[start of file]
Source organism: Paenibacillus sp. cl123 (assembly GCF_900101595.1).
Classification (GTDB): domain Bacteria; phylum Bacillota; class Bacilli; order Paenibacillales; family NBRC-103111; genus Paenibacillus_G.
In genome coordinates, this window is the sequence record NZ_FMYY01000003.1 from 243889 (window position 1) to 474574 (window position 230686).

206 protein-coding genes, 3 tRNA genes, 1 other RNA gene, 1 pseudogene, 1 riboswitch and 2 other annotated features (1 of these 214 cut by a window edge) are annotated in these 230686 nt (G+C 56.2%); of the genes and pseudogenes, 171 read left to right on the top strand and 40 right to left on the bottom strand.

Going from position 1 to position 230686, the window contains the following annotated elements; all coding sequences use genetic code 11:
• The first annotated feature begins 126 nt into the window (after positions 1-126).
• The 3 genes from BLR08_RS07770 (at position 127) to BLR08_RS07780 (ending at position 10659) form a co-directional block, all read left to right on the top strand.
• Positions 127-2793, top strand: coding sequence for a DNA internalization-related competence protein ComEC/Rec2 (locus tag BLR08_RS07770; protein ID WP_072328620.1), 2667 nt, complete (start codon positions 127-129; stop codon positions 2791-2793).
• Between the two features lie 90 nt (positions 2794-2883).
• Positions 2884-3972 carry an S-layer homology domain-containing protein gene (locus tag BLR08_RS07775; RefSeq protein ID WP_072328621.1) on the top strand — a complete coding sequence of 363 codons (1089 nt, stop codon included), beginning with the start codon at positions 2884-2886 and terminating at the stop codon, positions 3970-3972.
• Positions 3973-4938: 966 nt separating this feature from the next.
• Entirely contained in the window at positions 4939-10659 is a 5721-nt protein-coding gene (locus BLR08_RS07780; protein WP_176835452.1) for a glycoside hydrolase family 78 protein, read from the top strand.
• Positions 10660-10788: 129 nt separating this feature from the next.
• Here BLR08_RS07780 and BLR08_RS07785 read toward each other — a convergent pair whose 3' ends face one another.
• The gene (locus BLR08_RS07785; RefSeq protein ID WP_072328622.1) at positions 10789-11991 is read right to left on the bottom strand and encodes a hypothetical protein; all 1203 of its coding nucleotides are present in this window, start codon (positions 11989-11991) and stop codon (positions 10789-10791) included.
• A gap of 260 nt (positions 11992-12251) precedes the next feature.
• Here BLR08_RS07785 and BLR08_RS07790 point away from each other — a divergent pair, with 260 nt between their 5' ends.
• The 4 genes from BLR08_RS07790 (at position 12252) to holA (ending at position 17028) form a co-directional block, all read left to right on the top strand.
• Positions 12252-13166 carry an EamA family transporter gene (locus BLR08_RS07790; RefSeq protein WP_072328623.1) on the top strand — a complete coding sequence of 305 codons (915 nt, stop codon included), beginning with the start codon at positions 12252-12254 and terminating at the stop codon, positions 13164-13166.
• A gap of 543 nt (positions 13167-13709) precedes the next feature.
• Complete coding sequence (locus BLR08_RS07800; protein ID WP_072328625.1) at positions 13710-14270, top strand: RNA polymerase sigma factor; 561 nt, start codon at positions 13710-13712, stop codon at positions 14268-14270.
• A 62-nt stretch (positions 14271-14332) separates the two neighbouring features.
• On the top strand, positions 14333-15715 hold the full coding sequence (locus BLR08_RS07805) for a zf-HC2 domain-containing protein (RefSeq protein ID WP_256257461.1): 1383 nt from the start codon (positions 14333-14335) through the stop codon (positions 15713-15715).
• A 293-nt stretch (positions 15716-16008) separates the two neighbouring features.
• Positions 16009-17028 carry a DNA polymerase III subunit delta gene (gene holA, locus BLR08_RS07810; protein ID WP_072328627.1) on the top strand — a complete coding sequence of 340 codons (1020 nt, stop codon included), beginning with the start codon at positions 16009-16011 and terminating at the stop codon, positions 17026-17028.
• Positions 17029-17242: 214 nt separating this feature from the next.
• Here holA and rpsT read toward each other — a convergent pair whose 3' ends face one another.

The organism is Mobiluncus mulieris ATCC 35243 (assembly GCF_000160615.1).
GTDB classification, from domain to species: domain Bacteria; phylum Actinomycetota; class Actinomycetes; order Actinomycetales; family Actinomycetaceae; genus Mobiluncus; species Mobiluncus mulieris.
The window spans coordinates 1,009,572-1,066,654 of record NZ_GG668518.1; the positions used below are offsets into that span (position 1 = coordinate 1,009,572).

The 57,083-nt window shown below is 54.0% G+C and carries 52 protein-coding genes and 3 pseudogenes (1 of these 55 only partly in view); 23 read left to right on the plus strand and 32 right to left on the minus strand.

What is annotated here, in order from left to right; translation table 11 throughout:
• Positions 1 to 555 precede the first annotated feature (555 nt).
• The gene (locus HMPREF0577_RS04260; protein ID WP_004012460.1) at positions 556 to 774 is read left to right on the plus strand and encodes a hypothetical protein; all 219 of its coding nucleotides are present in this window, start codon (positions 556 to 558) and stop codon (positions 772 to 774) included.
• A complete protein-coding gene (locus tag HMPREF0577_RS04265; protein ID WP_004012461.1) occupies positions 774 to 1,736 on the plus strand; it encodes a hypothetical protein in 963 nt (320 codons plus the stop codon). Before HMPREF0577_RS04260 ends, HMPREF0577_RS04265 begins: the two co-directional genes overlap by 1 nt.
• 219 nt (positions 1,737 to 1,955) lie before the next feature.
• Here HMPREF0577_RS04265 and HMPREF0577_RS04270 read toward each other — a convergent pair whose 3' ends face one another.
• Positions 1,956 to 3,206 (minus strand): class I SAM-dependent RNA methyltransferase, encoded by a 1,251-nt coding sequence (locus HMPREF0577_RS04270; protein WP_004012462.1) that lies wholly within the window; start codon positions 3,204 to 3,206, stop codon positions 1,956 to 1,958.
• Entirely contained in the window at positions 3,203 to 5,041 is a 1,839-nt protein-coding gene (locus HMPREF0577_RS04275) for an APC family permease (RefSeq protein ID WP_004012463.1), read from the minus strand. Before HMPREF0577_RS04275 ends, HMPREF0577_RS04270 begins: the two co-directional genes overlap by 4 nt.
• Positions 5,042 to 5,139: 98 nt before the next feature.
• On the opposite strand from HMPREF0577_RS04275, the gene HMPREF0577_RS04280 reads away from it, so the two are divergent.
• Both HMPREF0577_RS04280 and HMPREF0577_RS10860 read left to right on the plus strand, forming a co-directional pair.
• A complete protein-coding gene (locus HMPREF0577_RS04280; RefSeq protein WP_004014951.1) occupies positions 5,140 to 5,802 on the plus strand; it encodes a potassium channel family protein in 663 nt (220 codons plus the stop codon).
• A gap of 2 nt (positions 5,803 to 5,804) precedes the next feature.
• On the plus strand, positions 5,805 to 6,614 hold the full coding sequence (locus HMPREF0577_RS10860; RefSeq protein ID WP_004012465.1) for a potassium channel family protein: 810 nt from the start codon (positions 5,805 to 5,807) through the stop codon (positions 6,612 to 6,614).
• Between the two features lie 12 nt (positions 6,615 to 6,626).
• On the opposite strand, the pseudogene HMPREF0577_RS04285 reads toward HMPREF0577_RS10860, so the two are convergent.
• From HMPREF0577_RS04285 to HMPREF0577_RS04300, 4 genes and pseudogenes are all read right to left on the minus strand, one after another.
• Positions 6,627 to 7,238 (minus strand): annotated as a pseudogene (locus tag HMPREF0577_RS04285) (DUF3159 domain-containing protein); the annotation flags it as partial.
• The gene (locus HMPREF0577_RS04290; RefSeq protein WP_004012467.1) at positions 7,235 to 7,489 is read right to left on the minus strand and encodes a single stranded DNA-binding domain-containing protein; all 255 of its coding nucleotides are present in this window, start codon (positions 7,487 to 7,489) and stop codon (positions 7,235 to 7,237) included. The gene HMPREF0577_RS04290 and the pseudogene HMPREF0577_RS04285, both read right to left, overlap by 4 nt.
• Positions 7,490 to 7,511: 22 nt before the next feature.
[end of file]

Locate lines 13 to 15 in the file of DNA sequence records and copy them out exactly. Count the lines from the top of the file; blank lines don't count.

• Positions 10660-10788: 129 nt separating this feature from the next.
• Here BLR08_RS07780 and BLR08_RS07785 read toward each other — a convergent pair whose 3' ends face one another.
• The gene (locus BLR08_RS07785; RefSeq protein ID WP_072328622.1) at positions 10789-11991 is read right to left on the bottom strand and encodes a hypothetical protein; all 1203 of its coding nucleotides are present in this window, start codon (positions 11989-11991) and stop codon (positions 10789-10791) included.